- The most amazing moment of the game was when eight minutes into the season, Rick Carlisle went to a three point guard lineup, putting J.J. Barea, Jalen Brunson and Devin Harris on the floor at the same time. Carlisle is trolling me at this point.
- Honestly, it’s not that surprising when you consider how starved for wings the Mavs are. They don’t really have much of a choice. To make matters worse, Harris injured his lower body earlier than usual, although it allowed Brunson to get some burn and make some plays.
- Speaking of Brunson, it was nice to see him hit a three and hold his own on the floor. The Mavs had multiple quality options at wing when it was their turn to draft near the top of the second round, but they picked another short guard instead. To be fair, this short guard was one of college basketball’s best players and just about every expert regarded Brunson a steal at where the Mavs took him. So I understand what the Mavs were thinking, especially since this could be Barea’s final season in Dallas. It’s just nice to see Brunson play well, even if it’s going to be really hard for the Mavs to string together quality defensive possessions with him and Barea on the floor at the same time.
- Not much to say about Dwight Powell, expect he’s still the wonderful lightening bug rim-runner that he was a season ago. Not sure about the lineups Carlisle was throwing out there with him and Maxi Kleber. Both of those bigs are light on their feet, but it seems like an odd fit. Not sure it can be sustainable defensively, since one of Kleber or Powell are likely guarding a wing.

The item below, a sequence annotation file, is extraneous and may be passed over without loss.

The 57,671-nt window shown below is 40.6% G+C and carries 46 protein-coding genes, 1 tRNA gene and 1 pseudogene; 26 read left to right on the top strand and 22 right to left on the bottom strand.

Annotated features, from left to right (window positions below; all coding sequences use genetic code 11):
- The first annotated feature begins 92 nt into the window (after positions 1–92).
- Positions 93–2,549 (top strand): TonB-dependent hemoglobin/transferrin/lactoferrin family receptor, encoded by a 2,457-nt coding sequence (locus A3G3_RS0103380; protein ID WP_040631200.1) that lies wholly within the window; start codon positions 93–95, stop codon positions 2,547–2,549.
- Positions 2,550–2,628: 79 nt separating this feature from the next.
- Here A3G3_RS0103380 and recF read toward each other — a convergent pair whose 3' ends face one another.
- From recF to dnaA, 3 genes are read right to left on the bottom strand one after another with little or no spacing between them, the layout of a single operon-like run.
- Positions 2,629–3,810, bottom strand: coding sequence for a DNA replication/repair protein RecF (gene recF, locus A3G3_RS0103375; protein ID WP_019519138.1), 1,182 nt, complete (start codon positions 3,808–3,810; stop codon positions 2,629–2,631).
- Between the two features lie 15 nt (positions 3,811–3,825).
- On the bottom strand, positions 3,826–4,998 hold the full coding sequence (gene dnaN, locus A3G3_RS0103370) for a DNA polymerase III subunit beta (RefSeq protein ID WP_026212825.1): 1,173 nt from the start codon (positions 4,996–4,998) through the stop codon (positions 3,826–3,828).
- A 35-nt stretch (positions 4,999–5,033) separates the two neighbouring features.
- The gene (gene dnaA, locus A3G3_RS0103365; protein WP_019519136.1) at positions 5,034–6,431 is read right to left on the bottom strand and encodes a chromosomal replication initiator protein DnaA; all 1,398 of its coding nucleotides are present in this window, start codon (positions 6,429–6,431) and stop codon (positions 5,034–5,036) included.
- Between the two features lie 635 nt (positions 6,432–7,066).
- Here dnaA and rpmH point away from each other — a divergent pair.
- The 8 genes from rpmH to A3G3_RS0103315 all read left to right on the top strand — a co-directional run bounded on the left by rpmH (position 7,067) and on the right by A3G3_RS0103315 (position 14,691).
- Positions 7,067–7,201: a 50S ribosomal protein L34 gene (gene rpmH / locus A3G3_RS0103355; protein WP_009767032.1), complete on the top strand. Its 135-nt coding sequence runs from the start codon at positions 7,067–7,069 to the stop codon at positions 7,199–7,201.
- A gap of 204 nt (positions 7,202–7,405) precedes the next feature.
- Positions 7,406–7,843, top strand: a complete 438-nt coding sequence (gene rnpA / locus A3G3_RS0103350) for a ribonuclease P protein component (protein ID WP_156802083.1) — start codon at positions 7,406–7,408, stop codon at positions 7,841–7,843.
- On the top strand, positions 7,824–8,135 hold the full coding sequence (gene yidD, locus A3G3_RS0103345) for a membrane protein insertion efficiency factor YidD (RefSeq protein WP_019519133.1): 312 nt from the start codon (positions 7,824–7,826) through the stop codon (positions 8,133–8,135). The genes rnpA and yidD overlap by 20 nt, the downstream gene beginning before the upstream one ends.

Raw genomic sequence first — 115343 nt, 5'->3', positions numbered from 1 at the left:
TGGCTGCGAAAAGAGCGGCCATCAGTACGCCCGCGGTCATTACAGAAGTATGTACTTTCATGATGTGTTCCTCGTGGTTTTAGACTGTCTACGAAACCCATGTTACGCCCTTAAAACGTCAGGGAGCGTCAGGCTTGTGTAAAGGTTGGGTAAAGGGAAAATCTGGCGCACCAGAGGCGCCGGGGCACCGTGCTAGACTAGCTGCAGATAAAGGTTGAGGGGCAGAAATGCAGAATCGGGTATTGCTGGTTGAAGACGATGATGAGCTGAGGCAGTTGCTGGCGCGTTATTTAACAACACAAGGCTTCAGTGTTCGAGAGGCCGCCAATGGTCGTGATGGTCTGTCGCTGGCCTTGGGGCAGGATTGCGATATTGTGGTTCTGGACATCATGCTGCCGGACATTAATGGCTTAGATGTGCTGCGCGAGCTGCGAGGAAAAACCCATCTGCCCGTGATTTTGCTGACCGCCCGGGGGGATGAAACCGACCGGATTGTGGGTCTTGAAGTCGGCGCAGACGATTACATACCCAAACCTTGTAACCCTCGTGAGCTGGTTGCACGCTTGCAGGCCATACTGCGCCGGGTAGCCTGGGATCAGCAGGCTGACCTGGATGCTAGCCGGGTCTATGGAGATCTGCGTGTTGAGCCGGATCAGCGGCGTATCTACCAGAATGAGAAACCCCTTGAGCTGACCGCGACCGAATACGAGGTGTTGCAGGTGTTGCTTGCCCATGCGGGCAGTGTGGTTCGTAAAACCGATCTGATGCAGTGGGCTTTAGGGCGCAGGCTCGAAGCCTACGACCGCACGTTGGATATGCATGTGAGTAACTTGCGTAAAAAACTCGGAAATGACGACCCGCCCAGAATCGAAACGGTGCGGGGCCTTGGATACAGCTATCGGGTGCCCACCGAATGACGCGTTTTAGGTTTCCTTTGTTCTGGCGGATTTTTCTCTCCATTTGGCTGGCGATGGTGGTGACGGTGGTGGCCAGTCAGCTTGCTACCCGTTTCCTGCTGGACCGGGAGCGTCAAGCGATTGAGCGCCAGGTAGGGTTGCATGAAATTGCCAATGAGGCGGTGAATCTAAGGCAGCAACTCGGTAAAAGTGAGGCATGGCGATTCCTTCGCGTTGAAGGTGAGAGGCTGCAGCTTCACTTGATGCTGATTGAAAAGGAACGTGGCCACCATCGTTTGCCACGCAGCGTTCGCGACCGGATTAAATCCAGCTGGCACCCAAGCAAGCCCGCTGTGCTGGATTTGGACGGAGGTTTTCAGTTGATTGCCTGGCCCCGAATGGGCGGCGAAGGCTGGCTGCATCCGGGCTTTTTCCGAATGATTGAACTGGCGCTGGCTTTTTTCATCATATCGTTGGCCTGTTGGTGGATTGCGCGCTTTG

- The bench desperately misses Dirk Nowitzki’s floor spacing, but I was pleasantly surprised to see Barea look effective without his German crutch. I was hoping to see if Carlisle would play Doncic with the bench lineups to act as a mini-Dirk replacement for that unit, but alas, Doncic’s foul trouble in the first half kept him glued to the bench. He tinkered with it in the second half and that will be something to watch as the season progresses.
- Here’s a dirty secret — the Mavs aren’t really a good shooting team without Barnes and Dirk. Doncic and Barea appear to be the only reliable shooters now and Doncic will be streaky this season. That’s why it’s so important for Brunson to make shots and to see if Broekhoff can give you anything. He didn’t tonight (three points in four minutes).
- Easily one of the most enjoyable parts of the night was watching the opening minutes and realizing the Mavericks finally aren’t at a physical disadvantage as soon as the game starts. Dallas has the skeleton of a current and good NBA team now with Doncic sharing the starting lineup with another forward.
- With no Harris, the rotation was off. That’s probably why Powell and Kleber shared the floor together. Broekhoff only got four minutes, so Doncic and Finney-Smith were the only wings to get minutes tonight. Dallas desperately needs Barnes back. Yeah, yeah, that’s going to be a broken record.
- Despite the overall turd performance, I was genuinely excited about what I saw tonight (outside of Smith and Wes). Doncic looks legit and Jordan is a perfect pick and roll partner for him. Finney-Smith lived up to his off-season hype (for one game at least) and the Mavericks at least looked like a team with direction and promise. Doncic is only going to get better, Smith can’t be any worse and Barnes will be back soon to help calm things down. That’s something, at least.